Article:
Landscape Concepts in New Terrain (as seen in the Northwest Herald - April 13, 2006)

Company moves to Richmond, brings 100-plus jobs

RICHMOND - Pete DeVore does not look like an acrobat. But the owner and president of the nation’s 12th-largest union landscape contractor, Landscape Concepts Construction Inc., has mastered the balancing act.

For one thing, he knows how to share. DeVore recently took full ownership of his company after two decades in a successful partnership with Grayslake-based Landscape Concepts Management. His share of last year’s revenue was about $30 million.

Betting on growth in the Northern Illinois and Southern Wisconsin markets, DeVore relocated to Richmond- drawn by its proximity to main thoroughfares.

The company’s employees now sit in a two-week-old natural-stone office building.

Uneasy with the unbalanced layout of the company’s last headquarters, DeVore insisted on a single-floor design. Here, the truck dispatcher works alongside the human resources department and the plant buyers.

But DeVore’s keen sense of balance is most tested and best revealed when he is juggling work projects.

Charged with excavating enormous tracts of land from some of the nation’s largest commercial and residential developers, including Pulte Homes Inc., KB Home Inc., and D.R. Horton Inc., DeVore’s employees often are the first to land on development sites.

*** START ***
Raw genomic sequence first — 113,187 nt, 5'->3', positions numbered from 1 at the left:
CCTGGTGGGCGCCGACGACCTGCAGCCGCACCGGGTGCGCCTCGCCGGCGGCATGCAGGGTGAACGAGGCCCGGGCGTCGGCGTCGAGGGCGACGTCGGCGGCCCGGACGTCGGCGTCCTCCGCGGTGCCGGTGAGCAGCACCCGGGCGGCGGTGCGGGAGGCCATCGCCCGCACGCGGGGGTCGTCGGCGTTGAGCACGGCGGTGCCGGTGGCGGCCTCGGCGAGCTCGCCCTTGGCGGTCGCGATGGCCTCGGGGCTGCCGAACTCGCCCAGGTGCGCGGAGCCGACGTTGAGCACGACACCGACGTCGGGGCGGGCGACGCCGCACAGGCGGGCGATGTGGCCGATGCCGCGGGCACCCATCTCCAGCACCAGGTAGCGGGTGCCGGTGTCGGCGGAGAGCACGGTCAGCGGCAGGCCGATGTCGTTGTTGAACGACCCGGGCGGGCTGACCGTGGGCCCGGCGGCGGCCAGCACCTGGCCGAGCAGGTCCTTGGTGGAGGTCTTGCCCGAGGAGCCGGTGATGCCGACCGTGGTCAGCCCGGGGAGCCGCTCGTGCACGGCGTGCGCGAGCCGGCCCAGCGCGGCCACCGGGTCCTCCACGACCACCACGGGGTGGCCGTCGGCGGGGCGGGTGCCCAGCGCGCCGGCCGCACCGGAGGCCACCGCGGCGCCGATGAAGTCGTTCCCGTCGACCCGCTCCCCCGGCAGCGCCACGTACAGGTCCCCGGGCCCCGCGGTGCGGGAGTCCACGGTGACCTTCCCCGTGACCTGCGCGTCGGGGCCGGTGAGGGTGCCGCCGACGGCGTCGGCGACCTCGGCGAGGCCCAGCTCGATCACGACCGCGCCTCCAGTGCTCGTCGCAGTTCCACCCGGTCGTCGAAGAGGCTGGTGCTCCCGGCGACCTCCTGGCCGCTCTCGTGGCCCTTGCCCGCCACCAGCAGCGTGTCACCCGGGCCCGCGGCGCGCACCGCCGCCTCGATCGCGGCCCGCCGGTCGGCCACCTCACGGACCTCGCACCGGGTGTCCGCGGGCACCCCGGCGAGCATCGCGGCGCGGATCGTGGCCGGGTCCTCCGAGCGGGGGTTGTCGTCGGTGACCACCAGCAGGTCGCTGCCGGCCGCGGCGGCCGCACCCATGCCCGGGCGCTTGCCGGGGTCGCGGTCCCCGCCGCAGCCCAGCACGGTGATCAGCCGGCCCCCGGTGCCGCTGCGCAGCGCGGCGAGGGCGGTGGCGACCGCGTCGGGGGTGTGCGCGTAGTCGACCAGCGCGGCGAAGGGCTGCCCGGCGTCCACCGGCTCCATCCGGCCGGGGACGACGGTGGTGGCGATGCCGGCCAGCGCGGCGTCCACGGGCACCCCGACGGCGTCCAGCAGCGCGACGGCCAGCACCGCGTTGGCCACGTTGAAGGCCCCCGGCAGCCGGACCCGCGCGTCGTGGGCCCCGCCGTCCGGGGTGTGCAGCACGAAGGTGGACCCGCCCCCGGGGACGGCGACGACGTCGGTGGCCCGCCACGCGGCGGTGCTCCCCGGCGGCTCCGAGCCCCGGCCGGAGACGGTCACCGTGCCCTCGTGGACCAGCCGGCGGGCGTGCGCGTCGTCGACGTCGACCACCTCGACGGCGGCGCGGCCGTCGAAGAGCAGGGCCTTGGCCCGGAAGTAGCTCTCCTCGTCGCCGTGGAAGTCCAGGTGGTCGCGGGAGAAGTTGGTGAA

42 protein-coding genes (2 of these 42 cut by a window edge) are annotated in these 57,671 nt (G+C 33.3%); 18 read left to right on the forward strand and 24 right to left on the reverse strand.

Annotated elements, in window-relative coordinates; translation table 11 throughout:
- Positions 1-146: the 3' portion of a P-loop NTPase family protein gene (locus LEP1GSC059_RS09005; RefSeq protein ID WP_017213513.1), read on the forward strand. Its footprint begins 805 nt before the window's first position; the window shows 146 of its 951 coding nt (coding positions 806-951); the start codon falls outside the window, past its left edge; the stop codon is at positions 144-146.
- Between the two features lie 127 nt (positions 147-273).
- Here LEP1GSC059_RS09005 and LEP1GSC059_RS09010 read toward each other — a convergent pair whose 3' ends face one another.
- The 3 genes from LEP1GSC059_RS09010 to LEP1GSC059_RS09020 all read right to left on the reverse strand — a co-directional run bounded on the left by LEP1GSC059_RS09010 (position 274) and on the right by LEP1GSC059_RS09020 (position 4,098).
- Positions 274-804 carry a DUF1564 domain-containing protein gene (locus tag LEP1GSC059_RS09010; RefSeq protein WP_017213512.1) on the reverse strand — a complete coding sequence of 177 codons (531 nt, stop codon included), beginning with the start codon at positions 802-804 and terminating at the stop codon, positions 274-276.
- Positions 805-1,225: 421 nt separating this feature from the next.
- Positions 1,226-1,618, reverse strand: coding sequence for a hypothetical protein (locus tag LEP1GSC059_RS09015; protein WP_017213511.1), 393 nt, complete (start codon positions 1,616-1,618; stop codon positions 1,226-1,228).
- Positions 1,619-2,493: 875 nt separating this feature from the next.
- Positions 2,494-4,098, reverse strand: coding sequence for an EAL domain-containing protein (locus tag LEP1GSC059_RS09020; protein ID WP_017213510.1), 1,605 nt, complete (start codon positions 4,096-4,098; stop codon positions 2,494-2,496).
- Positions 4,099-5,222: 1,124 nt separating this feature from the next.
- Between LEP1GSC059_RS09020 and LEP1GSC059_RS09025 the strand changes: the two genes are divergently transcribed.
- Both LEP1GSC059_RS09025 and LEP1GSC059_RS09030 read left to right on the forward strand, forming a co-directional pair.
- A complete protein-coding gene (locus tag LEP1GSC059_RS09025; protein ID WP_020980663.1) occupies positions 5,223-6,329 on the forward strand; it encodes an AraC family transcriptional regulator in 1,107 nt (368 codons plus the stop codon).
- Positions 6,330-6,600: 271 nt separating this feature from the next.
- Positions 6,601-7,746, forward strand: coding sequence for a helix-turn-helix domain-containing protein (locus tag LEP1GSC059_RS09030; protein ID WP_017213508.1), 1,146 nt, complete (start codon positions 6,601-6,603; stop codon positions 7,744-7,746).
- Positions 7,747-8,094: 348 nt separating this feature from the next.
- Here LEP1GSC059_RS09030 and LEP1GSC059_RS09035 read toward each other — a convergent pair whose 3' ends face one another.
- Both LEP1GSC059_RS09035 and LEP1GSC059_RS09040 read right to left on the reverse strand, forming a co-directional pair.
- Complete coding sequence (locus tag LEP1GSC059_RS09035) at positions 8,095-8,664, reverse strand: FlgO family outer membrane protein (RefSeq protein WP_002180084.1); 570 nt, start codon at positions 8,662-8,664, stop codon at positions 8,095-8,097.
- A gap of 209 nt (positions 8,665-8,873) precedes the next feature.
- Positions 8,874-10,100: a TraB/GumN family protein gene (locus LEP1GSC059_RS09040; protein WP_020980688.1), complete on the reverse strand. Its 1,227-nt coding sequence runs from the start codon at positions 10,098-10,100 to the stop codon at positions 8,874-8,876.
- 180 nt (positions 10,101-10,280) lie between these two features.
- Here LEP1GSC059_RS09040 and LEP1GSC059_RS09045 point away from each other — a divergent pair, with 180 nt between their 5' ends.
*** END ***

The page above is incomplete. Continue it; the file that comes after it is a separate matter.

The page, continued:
Landscape Concepts is one of nine U.S. landscape contracting companies certified by the National Association of Home Builders, and the second certified for excavation.

But the company also does big business in municipal ecological restoration -- mitigating the impact of humans on nature and repairing vulnerable ecosystems and soil bio-engineering.

The company has done a number of projects for the Lake County Forest Preserve, including a recent ravine restoration at Fort Sheridan, the former Army base.

Randy Seebach, land development manager for the preserve, said Landscape Concepts routinely has “the lowest, most reasonable big” but credits it with remarkable efficiency “It’s just a very good company,” Seebach said, noting that the erosion-control work on the ravine was “cutting edge.” DeVore said he expected to see McHenry County in need of similar ecological restoration in the future, as it begins to open up its public lands to responsible public use.

DeVore said that he had maintained a 98-percent retention rate with 100 full-time and 200 seasonal employees.

Glenview-based Edward R. James Homes has been a repeat client.

The group has contracted for mass earthwork, sewer and water installation, excavation, backfill and landscape installation, said John Lifka, director of land development.

Lifka said he came back because of DeVore’s can-do attitude.

“You name it, he’ll take care of it,” Lifka said.

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